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Latest Research on Remote Estimation of Sea Surface Nitrate Published in IEEE TGRS

September 06, 2021      Author:

Recently, Yu Xiaolei, a 2019 postgraduate student of the School of Oceanography, SJTU, published a paper titled “Remote Estimation of Sea Surface Nitrate in The California Current System from Satellite Ocean Color Measurements” as first author in the international authoritative journal IEEE Transactions on Geoscience and Remote Sensing (impact factor 5.6).The paper was supervised by Chai Fei, professor of the School of Oceanography and Chen Shuangling, an associate researcher in the State Key Laboratory of Satellite Ocean Environment Dynamics (SOED).

Nitrate, as a major form of nitrogen in seawater, is an important nutrient on which marine phytoplankton thrive. The spatial and temporal variation of sea surface nitrate (SSN) concentration is of great significance to the study of marine primary productivity and the ocean carbon cycle.

In this study, a remote sensing inversion model of sea surface nitrate concentration was constructed using Stacking Random Forest based on the actual datasets collected over the past 40 years (1978-2018) in the central and southern sections of the California Current System. This model is the first remote sensing inversion model in the California Current system for SSN based on satellite ocean color measurements.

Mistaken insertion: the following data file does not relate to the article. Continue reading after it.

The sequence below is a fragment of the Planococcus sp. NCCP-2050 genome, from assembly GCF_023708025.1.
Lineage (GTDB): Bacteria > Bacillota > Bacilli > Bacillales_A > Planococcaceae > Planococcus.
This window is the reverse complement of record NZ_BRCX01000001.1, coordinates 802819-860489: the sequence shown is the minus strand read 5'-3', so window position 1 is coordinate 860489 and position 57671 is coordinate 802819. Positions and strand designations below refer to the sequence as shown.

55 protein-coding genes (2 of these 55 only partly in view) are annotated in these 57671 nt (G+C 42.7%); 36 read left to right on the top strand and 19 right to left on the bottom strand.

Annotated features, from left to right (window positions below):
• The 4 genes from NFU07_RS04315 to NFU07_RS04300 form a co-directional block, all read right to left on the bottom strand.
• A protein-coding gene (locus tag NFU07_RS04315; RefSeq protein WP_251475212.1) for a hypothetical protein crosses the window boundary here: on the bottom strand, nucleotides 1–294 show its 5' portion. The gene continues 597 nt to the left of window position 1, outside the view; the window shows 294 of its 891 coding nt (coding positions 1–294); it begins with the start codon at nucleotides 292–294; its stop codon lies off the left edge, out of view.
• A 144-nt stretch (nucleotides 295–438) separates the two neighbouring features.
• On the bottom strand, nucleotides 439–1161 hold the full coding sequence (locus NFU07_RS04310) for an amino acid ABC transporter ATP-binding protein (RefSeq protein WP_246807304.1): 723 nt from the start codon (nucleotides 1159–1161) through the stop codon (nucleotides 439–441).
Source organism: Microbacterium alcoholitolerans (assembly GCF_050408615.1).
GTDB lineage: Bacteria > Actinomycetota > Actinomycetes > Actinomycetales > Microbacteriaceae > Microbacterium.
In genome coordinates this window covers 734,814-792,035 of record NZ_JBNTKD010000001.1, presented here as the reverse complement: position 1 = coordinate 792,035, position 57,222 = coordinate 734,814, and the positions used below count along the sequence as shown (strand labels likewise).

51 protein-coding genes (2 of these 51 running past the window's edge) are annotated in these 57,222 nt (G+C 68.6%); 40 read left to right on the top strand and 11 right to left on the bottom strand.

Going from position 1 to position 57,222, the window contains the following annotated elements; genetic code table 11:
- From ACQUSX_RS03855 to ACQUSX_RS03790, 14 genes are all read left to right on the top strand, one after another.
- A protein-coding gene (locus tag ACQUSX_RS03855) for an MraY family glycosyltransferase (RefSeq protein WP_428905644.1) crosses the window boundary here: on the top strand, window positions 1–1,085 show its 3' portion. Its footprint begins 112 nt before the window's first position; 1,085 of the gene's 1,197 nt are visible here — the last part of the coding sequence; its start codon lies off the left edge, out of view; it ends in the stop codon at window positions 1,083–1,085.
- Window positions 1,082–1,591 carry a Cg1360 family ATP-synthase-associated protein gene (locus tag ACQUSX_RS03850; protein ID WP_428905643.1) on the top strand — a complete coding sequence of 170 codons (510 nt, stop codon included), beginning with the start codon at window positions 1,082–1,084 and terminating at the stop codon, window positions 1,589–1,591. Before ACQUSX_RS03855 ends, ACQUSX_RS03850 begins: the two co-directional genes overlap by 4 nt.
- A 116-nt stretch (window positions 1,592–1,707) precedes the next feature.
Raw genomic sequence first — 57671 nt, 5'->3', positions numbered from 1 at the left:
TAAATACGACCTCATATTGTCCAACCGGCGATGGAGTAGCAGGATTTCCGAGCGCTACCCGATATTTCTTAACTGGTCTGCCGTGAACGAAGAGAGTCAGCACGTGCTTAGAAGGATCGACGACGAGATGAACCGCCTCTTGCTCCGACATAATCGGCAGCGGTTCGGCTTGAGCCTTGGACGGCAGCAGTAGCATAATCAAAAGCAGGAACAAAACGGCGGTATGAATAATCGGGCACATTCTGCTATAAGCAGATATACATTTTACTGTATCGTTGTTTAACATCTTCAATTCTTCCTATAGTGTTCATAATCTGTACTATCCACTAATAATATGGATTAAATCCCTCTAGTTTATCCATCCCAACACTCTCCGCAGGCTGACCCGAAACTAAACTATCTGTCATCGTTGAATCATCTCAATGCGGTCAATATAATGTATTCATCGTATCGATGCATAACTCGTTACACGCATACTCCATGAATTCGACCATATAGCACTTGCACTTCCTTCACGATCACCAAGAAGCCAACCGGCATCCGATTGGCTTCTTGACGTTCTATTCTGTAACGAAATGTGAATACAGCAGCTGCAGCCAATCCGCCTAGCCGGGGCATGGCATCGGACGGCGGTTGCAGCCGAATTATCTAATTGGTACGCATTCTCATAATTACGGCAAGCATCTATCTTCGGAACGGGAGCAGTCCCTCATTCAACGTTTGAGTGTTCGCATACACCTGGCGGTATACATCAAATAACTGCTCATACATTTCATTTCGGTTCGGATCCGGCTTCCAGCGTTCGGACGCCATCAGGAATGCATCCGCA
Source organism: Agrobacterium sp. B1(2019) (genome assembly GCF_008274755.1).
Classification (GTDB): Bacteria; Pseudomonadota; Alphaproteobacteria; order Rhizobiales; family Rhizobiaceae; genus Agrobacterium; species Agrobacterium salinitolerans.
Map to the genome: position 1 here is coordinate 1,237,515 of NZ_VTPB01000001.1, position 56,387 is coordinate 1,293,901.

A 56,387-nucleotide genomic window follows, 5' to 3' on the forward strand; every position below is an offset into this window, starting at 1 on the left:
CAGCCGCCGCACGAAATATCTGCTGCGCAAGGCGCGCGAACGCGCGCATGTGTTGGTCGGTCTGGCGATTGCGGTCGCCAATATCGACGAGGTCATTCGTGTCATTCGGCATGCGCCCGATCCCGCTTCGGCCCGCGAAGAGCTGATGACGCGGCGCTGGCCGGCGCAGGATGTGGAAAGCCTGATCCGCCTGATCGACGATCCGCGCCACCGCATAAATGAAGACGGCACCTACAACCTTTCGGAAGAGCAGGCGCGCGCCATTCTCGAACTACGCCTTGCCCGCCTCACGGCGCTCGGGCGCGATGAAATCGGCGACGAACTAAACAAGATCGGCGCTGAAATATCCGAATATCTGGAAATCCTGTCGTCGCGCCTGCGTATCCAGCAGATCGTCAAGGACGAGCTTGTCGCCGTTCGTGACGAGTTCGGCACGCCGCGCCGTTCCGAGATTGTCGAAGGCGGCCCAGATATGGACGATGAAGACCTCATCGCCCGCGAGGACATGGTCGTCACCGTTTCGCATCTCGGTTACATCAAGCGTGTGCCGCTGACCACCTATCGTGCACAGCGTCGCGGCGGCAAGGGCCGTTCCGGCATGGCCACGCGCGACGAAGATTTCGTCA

Average monthly distribution of SSN in the California Current System, 2002-2018

 

This study was supported by the National Natural Science Foundation of China (41906159, 42030708, 41730536).

 

Author: Yu Xiaolei

Source: The School of Oceanography

Translated by Chen Chen

 

 

 

ABSTRACT:

Sea surface nitrate (SSN) is an important parameter to characterize physical and biogeochemical processes, particularly to quantify oceanic new primary production, yet its remote estimation from satellite has been difficult due to the complex relationships between environmental variables and SSN. In the central and southern sections of the California Current System (CSCCS), this challenge is attempted through modeling, validation, and extensive tests in different oceanic scenarios. Specifically, using extensive SSN datasets collected by many cruises spanning 40 years (1978-2018) and Moderate Resolution Imaging Spectroradiometer (MODIS) estimated sea surface temperature (SST) and chlorophyll-a (Chl), a stacking random forest (SRF) model of SSN has been developed and validated with a spatial resolution of ~4 km. The model showed an overall performance of root mean square difference (RMSD) = 0.83 μmol/kg, with coefficient of determination (R²) = 0.87, mean bias = -0.11 μmol/kg, and mean ratio = 1.15 for SSN ranging between 0.05 and 19.90 μmol/kg (N = 1034). Furthermore, tests of the model with its original parameterization for the upwelling period, oceanic period, and winter period all showed satisfactory performance with an overall RMSD of 1.95 μmol/kg. The sensitivity of the SRF model to uncertainties of MODIS SST and Chl was examined, with induced uncertainties of łe 2.22 μmol/kg. The extensive evaluation and sensitivity tests indicated the robustness of the SRF model in estimating SSN in the study area of the CSCCS, and it could serve as a robust approach for other regions once sufficient in situ SSN data are available for model calibration.